Two way binding slider

Hello everyone!

I'm thinking about creating my first arduino 8) project, and I have a question for you. I need to know if the component I want exists in the market, or I would have to build it myself.

Basically I want a slider like in the image bellow (shape and size may differ), but two-way binding, this is only one-way binding (yeah, I'm using javascript/dom language). What I mean is that it should not only output the input provided by the user, but also receive instructions where to move. A good proof of concept would be to be able to sync two sliders to the same position while only moving one manually.

Any thoughts? Thanks!

A good proof of concept would be to be able to sync two sliders to the same position while only moving one manually.

For what purpose? You can get digital potentiometers that you can control from the Arduino, changing the resistance value on the output side, where you would connect a light or speaker or whatever you want to change the volume/light level of.

The simplest solution that I can think of is to have virtual sliders on a PC (or tablet) screen - but that is almost entirely outside the scope of an Arduino. Perhaps the PC could send data to the Arduino to alter a digital potentiometer.

If you insist on a mechanical system I think there will be a big problem getting bi-modal activation - i.e the machine can move the control and also a human hand.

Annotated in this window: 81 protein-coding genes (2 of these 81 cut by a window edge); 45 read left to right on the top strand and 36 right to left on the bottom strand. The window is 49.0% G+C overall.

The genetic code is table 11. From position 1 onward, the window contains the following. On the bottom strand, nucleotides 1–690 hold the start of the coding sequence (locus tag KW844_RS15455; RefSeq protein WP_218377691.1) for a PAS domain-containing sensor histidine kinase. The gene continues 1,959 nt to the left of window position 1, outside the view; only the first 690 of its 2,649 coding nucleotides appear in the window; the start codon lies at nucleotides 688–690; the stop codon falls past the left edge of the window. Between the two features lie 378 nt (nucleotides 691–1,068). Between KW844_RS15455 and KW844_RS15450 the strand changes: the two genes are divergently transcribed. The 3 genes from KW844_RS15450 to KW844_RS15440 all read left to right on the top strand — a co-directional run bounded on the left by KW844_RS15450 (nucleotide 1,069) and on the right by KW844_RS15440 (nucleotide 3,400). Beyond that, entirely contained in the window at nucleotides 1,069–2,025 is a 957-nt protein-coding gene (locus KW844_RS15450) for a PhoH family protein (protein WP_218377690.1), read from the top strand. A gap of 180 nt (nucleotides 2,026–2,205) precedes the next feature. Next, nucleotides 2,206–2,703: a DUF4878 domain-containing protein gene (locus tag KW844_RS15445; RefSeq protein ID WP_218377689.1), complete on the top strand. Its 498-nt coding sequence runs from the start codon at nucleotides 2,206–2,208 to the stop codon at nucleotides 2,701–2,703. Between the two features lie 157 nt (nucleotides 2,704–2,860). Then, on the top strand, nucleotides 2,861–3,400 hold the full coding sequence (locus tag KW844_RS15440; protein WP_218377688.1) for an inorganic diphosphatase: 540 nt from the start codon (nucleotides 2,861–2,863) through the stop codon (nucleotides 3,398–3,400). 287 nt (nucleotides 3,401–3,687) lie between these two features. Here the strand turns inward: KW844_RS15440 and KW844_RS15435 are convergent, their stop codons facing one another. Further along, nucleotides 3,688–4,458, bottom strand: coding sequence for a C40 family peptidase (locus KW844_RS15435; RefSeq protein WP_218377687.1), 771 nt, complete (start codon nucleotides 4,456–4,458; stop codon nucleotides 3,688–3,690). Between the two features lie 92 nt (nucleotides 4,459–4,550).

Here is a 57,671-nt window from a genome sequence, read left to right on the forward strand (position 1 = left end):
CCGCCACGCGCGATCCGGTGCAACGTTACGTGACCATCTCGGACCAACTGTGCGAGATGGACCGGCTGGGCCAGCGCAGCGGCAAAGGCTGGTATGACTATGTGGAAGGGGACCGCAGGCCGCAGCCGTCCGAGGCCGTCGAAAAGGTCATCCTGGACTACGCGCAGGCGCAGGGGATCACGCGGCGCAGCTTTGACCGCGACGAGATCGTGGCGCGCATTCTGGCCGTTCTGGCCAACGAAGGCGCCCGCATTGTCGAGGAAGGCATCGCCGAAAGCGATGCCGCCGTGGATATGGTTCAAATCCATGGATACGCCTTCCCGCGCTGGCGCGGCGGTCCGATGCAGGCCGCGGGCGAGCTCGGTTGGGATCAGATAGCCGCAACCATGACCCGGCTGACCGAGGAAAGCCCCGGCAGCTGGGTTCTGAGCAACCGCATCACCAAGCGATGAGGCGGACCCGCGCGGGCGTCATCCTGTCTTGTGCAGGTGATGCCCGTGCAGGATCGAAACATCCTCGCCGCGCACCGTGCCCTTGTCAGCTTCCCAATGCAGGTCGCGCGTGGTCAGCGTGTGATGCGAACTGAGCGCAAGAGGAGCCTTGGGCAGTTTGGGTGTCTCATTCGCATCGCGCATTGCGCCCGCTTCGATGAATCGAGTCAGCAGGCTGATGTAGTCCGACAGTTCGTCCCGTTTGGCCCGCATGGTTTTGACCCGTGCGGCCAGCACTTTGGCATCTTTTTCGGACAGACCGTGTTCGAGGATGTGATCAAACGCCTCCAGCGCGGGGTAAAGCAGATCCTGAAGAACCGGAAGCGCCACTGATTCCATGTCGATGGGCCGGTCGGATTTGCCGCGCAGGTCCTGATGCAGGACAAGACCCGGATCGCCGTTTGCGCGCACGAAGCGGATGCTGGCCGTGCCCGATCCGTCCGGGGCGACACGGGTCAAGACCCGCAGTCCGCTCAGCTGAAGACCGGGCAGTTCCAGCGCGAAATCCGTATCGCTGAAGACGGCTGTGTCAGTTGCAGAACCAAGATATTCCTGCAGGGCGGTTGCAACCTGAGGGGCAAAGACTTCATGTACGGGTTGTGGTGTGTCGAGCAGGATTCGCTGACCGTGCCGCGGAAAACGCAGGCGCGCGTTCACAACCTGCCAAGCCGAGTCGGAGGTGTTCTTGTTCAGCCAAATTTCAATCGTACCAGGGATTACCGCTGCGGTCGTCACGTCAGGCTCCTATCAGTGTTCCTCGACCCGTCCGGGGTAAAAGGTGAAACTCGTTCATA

I suspect a bi-mode rotary control would be easier to build than a linear one. One thought is to use a rotary encoder that is also connected to a small DC motor. However getting an accurate position from a DC motor would be challenge unless it has very low gearing. But the low gearing might make it too difficult for the human to turn it. Maybe a small stepper motor could be used.

In my concept the “knob” would not actually change the resistance - it would just send a signal to the Arduino which would, as before, alter a digital potentiometer.

Back in the day I had a Sony 3 in 1 music system in which the remote control operated a small motor to cause the volume knob to rotate. But that had no requirement to synchronize the position with another knob.

…R

Take a look at this motorized potentiometer. Can read the position of 1 and control another to match

Thanks @PaulS, @Robin2 and @CrossRoads, you've given me a great starting point :slight_smile:

I'm learning everything almost from scratch in this space (including the vocabulary), so I guess I'll be coming back with more questions once I understand everything you told me, and investigate some more on my own.

Thanks again!

Professional audio consoles use these for mixdown. The motor is a linear one. Nifty - but not cheap

Penny and Giles used to make them

regards

Allan